There was also no discussion in the consultative document on the potential lenders who will not be subject to the Governor’s proposed capital requirements.  For example, those requirements will not apply to non-bank deposit-taking lenders (let alone any lenders who aren’t deposit-takers at all).  NBDT capital requirements aren’t something the Reserve Bank can set itself (same goes for LVR restrictions, which is why LVR restrictions were never applied to the NBDTs) and so it would appear that one set of regulated intermediaries will have materially lower capital requirements than another set.  All else equal, mightn’t we expect to see at least some disintermediation to these lenders?   At the other end of the spectrum, banks that aren’t locally incorporated are also not subject to Reserve Bank capital requirements.  If the Governor proceeds with his proposals, wouldn’t we expect to see more lending gravitate towards these lenders (subject to the local incorporation threshold limits), and at the “big end of town” to banks that aren’t registered in New Zealand at all.   The SME down the street might need to get credit from a local lender, but Fonterra or Air New Zealand don’t.   These effects wouldn’t arise if authorities around the world were all raising capital requirements to a similar extent, but they aren’t.   Not even APRA.  And yet there is no sign the Reserve Bank has thought hard about the potential disintermediation issues.

And even if all banks (broadly defined) globally were subject to much the same capital requirements, one might have to think about disintermediation to non-institutional providers of credit.  If capital requirements on a portfolio of mortgage loans are increased markedly and there is incipient pressure for bank lending margins to rise, it opens the door for more securitisation options.   But, again, none of this is touched on in the consultative document.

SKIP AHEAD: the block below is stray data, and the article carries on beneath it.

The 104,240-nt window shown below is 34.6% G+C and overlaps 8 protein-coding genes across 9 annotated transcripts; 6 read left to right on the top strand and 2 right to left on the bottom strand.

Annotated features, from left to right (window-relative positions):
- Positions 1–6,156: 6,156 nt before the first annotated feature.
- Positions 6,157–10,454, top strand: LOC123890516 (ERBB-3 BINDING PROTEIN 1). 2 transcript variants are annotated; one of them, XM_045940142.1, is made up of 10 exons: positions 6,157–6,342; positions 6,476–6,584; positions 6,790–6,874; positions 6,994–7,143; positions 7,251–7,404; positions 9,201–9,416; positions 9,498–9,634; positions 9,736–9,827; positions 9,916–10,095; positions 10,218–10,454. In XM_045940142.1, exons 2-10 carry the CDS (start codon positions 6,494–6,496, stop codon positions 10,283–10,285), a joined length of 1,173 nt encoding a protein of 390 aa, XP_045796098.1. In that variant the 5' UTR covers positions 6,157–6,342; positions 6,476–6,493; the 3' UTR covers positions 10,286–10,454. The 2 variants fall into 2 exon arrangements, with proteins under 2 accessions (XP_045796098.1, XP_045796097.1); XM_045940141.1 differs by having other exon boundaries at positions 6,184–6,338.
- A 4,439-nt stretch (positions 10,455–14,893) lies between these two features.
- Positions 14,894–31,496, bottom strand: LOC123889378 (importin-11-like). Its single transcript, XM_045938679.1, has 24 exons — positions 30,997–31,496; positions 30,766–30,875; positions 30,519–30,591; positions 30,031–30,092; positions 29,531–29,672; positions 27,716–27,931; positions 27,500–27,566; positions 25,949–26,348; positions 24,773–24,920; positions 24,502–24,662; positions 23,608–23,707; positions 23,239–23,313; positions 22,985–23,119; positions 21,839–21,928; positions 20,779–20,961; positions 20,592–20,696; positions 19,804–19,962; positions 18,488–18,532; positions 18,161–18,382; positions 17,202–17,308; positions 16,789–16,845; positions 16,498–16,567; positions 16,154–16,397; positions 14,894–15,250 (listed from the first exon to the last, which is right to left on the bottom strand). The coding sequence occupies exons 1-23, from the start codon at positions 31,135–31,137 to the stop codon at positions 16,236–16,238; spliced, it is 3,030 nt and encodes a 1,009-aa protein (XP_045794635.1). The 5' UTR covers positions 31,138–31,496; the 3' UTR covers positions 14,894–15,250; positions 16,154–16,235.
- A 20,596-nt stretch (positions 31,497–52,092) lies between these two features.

There have been suggestions, notably from at least one investment bank/broking firm, that the Reserve Bank’s capital proposals could increase New Zealand lending interest rates by as much as 100 basis points.   That, frankly, seems unlikely to me, not because banks (especially the Australian banks) won’t pull back on the supply of credit or because bank shareholders won’t look to maintain high targets ROEs for a while, but because of the potential disintermediation from the existing big-4 institutions.   Those alternatives limit the extent to which lending margins could increase (while the potential for offsetting OCR adjustments limits the extent to which retail lending rates themselves would rise).     On my story, there is a cost to the efficiency of the financial system –  a key constraint the Bank is required by law to take account of.   The core big institutions –  already very robust –  might be made a bit stronger, but in the process they would be of diminished importance in the financial system.  Any gains from stronger core institutions could be compromised by the greater proportion of credit flowing through other channels.  (A topic for another day is that entire proposal is built around the idea that the costs policy should try to mitigate relate narrowly to the failure of regulated institutions, rather than to the gross misallocation of credit –  and investment resources – in the good times, whether or not any core institutions fail when the reckoning occurs.   But there is no sign the Reserve Bank has considered whether the allocation of credit, and lending standards, will be maintained if there were to be significant disintermediation.)

I could go on, but won’t for now.  My point wasn’t to attempt to isolate every possible channel, but to note that in their consultative document –  where they are judge and jury in their own case –  the Reserve Bank has provided no analysis of any of these issues, not even to set our minds at rest.   Just nothing.  We should be able to expect better.

 

Planning for the next recession

In a post earlier this week, I made passing reference to a new opinion piece on Newsroom headed “Why we need a recession plan”.  The article is written by another former Reserve Banker, Kirdan Lees, who these days divides his time between the University of Canterbury and economic consulting.  His article is organised around a list of five reasons, although it combines his arguments about the form any such plan should take.